February 4, 2014

I had this black friend, and her father just loved me. (He used to call me his Polish princess.) When we'd watch the news, and someone would say something he thought was bullshit, he'd roll his eyes and say, "You know, Susan, white people are crazy."

"Hey, come on, I'm sitting right here," I'd protest.

"No, no, no, you're not white. They are."

And you know, I know what he means. Professional White People, people with power, people who don't have a clue about the world the rest of us live in. People who make pronouncements when they get worked up about a perceived wrong, and have crazy ideas about how to right it.

CNN's Ashleigh Banfield is all worked up about the death of the extraordinarily gifted Philip Seymour Hoffman. She's so worked up, it's almost as if someone took her favorite toy and she wants them to pay -- with their lives.

Because he was "special." He wasn't "just" an addict.

The fact that heroin is such news to the white elite proves how completely out of touch they are. (In fact, I'll bet they have at least one closet junkie in their workplaces.) Heroin (and the related prescription drug Oxycontin, also known as "hillbilly heroin") has ruined, and continues to ruin, huge swaths of our nation.

Heroin and Oxy and prescription drugs got their foothold in my own section of white Philadelphia when the factories shut down. People started selling drugs to stay afloat. And while you may find that despicable, I find it pragmatic. Seriously: with no jobs, no money, and a threadbare safety net, how else do you stay alive?

By impressing some kind millionaire with your work ethic, who rewards you by adopting you as his own?

Philly has such cheap, potent heroin that junkies from all over the country gravitate here. I see hollowed-out white hippie kids panhandling along the highway, kids who look like they used to have a future. And the addicts line up outside the local supermarket, hoping to scrape together enough in tips to get high: "Carry your bags, miss?" Sometimes I see Oxy addicts in withdrawal wandering around the neighborhood, or standing outside the CVS, panhandling. (You can tell they're Oxy addicts, because when they can't get the drug, they get uncontrollable diarrhea and the shit seeps through the back of their flannel pajama pants.)

But Oxy got expensive. That's why so many addicts switched to heroin.

Don't kid yourself that they're all poor whites, Latinos or blacks: I was in Northern Liberties, a highly gentrified and expensive neighborhood, when a couple of shiny young college kids in a BMW asked me for directions to a Kensington intersection.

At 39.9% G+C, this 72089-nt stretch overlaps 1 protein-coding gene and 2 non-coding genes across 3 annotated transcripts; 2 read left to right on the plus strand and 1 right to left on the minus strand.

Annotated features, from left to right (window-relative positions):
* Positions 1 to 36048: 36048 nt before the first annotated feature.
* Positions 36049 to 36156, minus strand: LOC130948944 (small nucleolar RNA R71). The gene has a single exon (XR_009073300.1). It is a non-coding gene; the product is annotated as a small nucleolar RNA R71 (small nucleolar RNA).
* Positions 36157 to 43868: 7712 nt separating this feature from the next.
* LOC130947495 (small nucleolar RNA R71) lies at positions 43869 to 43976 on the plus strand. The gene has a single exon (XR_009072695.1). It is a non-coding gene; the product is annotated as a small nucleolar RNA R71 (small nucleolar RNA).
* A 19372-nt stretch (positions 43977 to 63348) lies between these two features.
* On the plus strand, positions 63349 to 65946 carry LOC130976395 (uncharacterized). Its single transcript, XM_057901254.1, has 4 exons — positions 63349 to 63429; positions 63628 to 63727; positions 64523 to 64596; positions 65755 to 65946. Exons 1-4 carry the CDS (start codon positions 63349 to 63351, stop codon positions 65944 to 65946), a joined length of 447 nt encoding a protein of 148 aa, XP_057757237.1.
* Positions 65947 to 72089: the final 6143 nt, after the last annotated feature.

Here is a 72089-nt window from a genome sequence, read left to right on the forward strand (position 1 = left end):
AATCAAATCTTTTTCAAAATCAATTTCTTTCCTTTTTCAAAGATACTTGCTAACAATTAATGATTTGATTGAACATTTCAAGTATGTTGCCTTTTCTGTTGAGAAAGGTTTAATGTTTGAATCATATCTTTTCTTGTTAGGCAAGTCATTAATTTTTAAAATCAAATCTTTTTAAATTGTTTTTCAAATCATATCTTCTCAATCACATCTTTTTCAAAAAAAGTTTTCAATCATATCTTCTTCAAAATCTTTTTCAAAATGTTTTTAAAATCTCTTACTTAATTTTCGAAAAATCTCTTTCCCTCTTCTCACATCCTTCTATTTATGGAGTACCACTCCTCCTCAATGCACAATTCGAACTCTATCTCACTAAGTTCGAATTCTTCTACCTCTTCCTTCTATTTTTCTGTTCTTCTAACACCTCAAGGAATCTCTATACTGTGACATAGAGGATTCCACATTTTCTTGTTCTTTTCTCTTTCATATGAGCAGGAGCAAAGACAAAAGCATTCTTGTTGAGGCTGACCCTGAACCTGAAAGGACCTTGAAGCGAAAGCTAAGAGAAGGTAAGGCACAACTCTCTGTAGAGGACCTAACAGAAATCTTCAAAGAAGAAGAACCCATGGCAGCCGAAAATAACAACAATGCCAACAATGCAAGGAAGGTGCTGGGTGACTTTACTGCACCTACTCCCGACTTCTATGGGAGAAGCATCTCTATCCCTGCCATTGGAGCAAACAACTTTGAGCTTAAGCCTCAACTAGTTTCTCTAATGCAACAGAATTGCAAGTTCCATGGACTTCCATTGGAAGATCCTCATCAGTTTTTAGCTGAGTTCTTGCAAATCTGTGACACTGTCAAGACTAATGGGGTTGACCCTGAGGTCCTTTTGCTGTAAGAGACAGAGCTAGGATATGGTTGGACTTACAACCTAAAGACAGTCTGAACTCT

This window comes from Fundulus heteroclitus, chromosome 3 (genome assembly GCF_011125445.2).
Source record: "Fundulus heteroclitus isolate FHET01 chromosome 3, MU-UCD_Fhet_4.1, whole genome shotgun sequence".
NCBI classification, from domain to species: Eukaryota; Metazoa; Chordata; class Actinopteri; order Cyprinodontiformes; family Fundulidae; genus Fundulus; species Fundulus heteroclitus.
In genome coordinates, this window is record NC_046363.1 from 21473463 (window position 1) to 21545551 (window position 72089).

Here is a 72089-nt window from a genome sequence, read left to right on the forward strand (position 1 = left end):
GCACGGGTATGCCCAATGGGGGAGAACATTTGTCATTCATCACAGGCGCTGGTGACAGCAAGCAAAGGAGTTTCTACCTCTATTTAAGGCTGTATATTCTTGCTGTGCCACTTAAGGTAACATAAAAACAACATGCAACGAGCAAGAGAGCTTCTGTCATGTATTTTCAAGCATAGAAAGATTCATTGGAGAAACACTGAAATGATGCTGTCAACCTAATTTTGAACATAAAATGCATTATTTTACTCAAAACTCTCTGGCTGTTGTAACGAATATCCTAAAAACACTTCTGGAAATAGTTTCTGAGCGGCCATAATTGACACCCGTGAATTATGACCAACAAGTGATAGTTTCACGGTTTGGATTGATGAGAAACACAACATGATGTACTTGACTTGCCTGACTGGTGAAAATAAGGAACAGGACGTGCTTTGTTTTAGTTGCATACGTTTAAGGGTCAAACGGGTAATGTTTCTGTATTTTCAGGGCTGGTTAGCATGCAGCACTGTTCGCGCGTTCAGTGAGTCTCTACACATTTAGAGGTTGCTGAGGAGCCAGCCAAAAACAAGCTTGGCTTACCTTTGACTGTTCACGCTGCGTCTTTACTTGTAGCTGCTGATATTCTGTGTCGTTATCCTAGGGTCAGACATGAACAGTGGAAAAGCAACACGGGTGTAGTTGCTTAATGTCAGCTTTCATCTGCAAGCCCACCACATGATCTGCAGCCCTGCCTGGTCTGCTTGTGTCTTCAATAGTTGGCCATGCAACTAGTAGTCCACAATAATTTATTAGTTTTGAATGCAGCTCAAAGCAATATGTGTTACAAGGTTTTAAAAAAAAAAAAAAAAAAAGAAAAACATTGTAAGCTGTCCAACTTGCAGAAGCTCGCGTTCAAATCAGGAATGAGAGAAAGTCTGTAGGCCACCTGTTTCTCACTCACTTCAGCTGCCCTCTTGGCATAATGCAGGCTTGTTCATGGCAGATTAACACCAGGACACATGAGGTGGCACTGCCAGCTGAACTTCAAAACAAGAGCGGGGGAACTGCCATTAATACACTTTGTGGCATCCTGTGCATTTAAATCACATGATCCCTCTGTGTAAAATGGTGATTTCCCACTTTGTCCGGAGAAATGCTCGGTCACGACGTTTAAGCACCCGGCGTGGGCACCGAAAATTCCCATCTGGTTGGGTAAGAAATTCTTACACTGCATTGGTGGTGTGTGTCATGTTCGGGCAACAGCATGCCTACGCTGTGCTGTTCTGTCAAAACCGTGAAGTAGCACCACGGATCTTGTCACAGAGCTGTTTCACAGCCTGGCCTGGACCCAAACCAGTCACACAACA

"What are you looking for?" I said. "If I can picture it, I can help." They laughed, and said, oh, just the neighborhood, they could find their way once they were there. It didn't hit me until after they left that they were searching for an infamous drug corner. I'll bet their parents would never believe it.

And we all see the cars coming over the Betsy Ross Bridge from Jersey to cop. Yeah, more well-off white people. Hell, the drug corners are maybe the last bastion of democracy in America, one of the few places where the upper classes still actually have to meet and interact with the poor.

It's not just the cities, though. I always laugh to myself when I hear white gentrifiers talk about how they'll "have" to move to the suburbs "once the kids are in school." Lots of heroin overdoses in our genteel suburban counties, hushed up by the families. One of the first junkies I ever knew went to an exclusive school on the Main Line. (Those kids could afford the best drugs.)

No, Ashleigh, this isn't about hunting down heroin dealers and putting them to death. And it's not about people killing themselves with drugs. It's much bigger than that. It's about hopelessness, and despair, and personal demons made unbearable by other forces. It's a complex social mess that society shows little interest in solving, except for the occasional rant from a crazy white lady like you.

Grow up, Ashleigh. Life is fucking hard, and people do what they have to do to get by. When we stop treating addicts like criminals, when it's no longer unthinkable to regulate, tax and sell this stuff, when entire segments of the population aren't sent off to jail for upsetting nice, white, privileged ladies like you, when taxes are raised on people like you to fund support services, maybe we can begin to make a dent in this very complicated problem.

Part 2 here.

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